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Amazon faces nearly $6B in fines over California labor law violations

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The California Labor Commissioner’s office has fined Amazon $5,901,700 for infractions related to a law designed to protect warehouse workers. Under the state’s , large companies are required to tell warehouse or distribution center workers in writing what their expected quotas are, including how often they should perform particular tasks, and what consequences they may face for failing to meet those quotas.

This law was a reaction to stories from Amazon workers who said they would skip bathroom breaks or risk injury in order to maximize their output. “The hardworking warehouse employees who have helped sustain us during these unprecedented times should not have to risk injury or face punishment as a result of exploitative quotas that violate basic health and safety,” Governor Gavin Newsom when he signed the bill in 2021.

According to the California Labor Commissioner, Amazon failed to meet those rules at two of its facilities in the cities of Moreno Valley and Redlands, with 59,017 violations logged during the labor office’s inspections. It’s one of the first big fines levied thanks to AB-701, which took effect in January 2022. The tech giant said it would appeal the fines and claimed it did not need to provide written information because it uses a “peer-to-peer system.”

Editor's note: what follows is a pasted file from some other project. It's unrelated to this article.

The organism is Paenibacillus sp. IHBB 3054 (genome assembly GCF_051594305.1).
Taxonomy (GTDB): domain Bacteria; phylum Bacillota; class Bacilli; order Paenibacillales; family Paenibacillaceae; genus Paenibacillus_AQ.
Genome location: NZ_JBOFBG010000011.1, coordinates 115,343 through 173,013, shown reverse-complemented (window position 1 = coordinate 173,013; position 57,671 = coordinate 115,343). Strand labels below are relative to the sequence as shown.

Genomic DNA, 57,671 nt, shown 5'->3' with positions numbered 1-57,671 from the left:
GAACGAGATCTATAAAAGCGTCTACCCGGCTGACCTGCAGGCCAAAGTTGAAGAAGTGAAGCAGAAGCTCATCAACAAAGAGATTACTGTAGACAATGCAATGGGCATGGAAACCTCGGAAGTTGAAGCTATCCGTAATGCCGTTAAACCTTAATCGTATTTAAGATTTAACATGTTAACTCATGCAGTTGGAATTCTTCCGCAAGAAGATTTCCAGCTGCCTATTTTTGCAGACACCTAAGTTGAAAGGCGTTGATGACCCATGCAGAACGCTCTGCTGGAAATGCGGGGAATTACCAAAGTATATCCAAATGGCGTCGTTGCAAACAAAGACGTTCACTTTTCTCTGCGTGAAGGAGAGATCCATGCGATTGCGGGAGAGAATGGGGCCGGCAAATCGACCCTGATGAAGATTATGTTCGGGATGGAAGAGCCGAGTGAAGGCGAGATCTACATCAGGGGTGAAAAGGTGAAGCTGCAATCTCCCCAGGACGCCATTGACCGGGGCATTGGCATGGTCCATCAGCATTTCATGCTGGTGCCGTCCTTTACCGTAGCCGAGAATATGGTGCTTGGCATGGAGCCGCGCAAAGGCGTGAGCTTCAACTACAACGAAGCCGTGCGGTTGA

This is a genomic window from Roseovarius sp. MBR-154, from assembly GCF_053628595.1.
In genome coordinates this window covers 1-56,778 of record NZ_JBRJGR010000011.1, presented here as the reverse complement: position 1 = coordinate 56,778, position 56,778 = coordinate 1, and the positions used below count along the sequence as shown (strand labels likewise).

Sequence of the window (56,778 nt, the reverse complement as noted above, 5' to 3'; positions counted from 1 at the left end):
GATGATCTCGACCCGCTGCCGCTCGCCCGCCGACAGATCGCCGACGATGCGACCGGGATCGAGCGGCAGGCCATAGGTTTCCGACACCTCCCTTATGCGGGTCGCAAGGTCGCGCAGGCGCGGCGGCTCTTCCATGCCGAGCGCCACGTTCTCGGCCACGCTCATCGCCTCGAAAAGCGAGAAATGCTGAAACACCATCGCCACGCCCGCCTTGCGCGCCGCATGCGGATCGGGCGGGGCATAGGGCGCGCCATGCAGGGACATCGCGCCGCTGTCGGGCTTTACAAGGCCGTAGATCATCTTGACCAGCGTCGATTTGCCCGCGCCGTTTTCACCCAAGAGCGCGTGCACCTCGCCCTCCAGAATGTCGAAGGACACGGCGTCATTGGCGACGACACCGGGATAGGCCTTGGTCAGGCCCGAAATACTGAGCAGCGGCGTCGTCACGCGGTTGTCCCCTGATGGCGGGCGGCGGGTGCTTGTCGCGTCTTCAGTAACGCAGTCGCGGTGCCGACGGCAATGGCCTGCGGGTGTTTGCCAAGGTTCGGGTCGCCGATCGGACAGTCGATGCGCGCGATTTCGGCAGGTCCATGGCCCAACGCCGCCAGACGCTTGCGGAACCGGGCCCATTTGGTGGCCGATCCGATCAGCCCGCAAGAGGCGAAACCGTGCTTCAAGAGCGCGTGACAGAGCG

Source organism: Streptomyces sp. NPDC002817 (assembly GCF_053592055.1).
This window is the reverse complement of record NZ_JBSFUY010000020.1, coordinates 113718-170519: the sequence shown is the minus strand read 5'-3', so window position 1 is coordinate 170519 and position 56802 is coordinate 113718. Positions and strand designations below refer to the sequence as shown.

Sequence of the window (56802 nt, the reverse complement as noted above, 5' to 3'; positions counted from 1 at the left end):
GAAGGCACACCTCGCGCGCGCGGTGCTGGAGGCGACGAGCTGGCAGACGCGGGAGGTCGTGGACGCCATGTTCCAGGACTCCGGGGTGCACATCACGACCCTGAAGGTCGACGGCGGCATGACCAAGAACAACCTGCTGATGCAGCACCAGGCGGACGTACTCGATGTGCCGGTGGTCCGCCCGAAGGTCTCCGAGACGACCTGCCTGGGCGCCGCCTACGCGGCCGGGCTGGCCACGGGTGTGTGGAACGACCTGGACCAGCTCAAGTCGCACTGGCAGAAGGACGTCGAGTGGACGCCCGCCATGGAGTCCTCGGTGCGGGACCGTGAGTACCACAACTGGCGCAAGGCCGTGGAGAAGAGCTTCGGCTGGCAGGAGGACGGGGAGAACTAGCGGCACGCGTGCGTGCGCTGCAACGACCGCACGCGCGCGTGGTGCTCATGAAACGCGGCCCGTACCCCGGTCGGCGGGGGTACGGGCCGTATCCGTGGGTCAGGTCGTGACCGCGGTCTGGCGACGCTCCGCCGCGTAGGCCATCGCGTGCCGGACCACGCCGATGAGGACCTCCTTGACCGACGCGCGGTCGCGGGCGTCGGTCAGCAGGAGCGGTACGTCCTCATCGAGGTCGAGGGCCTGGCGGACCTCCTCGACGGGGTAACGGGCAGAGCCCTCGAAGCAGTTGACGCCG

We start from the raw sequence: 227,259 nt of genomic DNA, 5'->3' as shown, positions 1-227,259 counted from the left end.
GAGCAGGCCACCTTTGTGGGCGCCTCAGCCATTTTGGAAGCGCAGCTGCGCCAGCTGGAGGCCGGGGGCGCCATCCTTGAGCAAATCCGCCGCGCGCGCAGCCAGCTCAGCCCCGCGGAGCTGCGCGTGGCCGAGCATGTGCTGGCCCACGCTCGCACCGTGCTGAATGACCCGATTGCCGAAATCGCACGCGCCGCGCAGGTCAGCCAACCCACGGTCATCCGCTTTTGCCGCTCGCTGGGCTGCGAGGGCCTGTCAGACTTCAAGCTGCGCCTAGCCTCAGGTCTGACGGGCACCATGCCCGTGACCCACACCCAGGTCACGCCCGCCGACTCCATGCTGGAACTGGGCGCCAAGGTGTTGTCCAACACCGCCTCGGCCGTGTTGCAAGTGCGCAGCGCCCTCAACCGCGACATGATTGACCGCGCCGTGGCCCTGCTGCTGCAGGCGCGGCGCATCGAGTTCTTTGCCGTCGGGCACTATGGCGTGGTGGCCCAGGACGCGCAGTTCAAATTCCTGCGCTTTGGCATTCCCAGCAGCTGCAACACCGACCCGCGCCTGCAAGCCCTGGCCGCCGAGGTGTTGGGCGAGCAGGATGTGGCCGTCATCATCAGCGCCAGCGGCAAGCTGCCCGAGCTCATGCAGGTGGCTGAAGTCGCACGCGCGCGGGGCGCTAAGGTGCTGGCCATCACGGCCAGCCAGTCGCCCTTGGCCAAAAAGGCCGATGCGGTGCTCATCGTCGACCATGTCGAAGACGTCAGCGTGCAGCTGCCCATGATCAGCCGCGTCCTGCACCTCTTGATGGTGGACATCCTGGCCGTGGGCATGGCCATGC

“The peer-to-peer system that Amazon was using in these two warehouses is exactly the kind of system that the Warehouse Quotas law was put in place to prevent,” Labor Commissioner Lilia García-Brower said in an official . “Undisclosed quotas expose workers to increased pressure to work faster and can lead to higher injury rates and other violations by forcing workers to skip breaks.”

The AB701 bill was passed by the state in September 2021, headed up by State Assembly rep Lorena Gonzalez. She was also a part of passing in 2019 to seek better protections for gig workers at companies such as Uber and Lyft.



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